As much as I like Gardiner, he is not defensively ready right now considering the games he has played this season. Although I think offensively he better than Liles, defensively, he is much more of a liability. The fact that he and Liles play the same type of game and one that Carlyle's system is not particular tailored to all night, dressing both is both is not particularly good defensively. If you look at the D only Fraser is particularly defensively strong. O'Byrne is suppose to be the other defensive defenceman but I am not sure he has enough time understanding the system yet. Phaneuf and Franson are okay defensively but does not clear the puck particularly well nor physically strong.

    All that saying it that dressing both Gardiner and Liles when defensively we are weak is not....just dress Kotsa in place of one of them until Gunner gets back.

    As much as Carlyle said and perhaps for theatrics, they do look tired and the obvious one right now is Kadri when we compare it to the early season performance. Is he simply coming back from the meteoric rise? I don't know but he looks uncomfortable now.

    Momentum is a strange thing and clearly many don't have it right now with the exception of the Kessel line. I am very impressed last night with Kessel. Even as the game slipped away he was still at it...Saturday will be a BIG game. Win or lose they must not perform badly. If it was like the last 3, we are in trouble. I will be looking for some leadership to elevate everyone on the team. I believe this game will define the team and hopefully Dion can prove me wrong

  8. Thanks Lukas. As fans, we see what we see, and it's fair to make observations. As you say, we may be "wrong", and that's fine. But it's not unreasonable to make personal assessments, as you have today. Some guys may be playing hurt; others may be tiring. It may just be the stretch that all teams go through. Whatever, the Leafs can be better than this, and I believe they will be again. Momentum can turn quickly, as you allude to, and suddenly all is right again! We'll see how things go in Ottawa.

  9. It's obvious to me that Gardiner's defense is not where it should be. Last year he had it, of course work was needed to make him a true top NHL D-man. But this year he looks pretty bad on the defensive side. Maybee all the hype went to his head. "Free Gardiner" also didn't help much. He was dominant in the AHL and maybee thought the jump to the leafs would be natural and he'd keep on playing like usual, he looks overwhelmed at times.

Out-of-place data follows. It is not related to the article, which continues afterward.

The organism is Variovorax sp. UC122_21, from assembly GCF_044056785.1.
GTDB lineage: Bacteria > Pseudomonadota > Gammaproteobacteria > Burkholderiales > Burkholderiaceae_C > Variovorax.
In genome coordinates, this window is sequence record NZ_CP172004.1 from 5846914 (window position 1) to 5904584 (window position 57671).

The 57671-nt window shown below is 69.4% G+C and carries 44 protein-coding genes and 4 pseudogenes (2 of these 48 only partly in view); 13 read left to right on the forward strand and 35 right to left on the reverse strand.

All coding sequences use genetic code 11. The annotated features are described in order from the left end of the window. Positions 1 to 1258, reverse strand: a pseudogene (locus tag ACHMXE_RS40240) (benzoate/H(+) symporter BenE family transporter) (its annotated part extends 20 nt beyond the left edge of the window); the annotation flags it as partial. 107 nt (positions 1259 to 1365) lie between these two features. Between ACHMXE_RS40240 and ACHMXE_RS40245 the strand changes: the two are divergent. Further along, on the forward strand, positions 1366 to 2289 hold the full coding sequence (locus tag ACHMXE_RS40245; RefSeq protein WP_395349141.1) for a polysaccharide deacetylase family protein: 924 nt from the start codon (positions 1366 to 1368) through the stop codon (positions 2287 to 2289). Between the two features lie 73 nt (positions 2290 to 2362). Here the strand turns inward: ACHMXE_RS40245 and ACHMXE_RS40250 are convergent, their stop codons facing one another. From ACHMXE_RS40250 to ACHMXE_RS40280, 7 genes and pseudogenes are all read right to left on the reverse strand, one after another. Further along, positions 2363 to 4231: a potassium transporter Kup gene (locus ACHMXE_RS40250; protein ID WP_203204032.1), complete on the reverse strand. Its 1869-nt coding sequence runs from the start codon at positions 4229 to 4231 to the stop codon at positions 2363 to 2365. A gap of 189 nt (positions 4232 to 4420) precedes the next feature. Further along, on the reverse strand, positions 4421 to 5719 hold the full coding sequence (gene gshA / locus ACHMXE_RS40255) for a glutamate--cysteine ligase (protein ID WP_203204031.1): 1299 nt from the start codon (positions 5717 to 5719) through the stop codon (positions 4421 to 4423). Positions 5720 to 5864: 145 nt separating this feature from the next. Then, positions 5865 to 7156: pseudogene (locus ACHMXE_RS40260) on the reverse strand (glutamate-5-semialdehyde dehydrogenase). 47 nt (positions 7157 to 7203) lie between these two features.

Someone else who has dissapeared is MacArthur. He needs to get something going for him and the team.

    Did anyone else get the feeling like our guys were thinking "oh no, here we go again" when the Isles tied the game. The guys from last year surely started thinking about the "18-wheeler".

    There are 4 games left, I think clinching the playoffs are just a formality, but as I like to say: stranger things have happened.

  10. It's funny how we, as fans, see things differently, portuguese leaf. Some love Gardiner and think the Leafs need him as a puck-moving defenseman. But others can't help but see the flaws in his game in his own end.

    It feels a bit similar when people talk about players like MacArthur. Some like his game, feel he does the little things well. Others think he is not contributing anywhere near what he can or should. Same player, just different ways of assessing their merits.

    Yes, stranger things have happened when it comes to things going south, but I think the Leafs right this ship. Thanks portuguese leaf!

  11. I agree that the Leafs should make the playoffs, but I'm certainly not taking it as a fait accompli - particularly in light of the way they're playing at the moment. The reason some of us are concerned is that we're seeing last season in microcosm at the moment - the sudden disappearance of what made them successful as the checking gets tighter and the games get more meaningful; the errant passes and poor clearing decisions; the low percentage plays up the middle; the indecision in the offensive zone; that "cute" factor on too many plays; and the terrible shots for/against ratio. I'm hoping we'll see a rejuvenated squad on Saturday...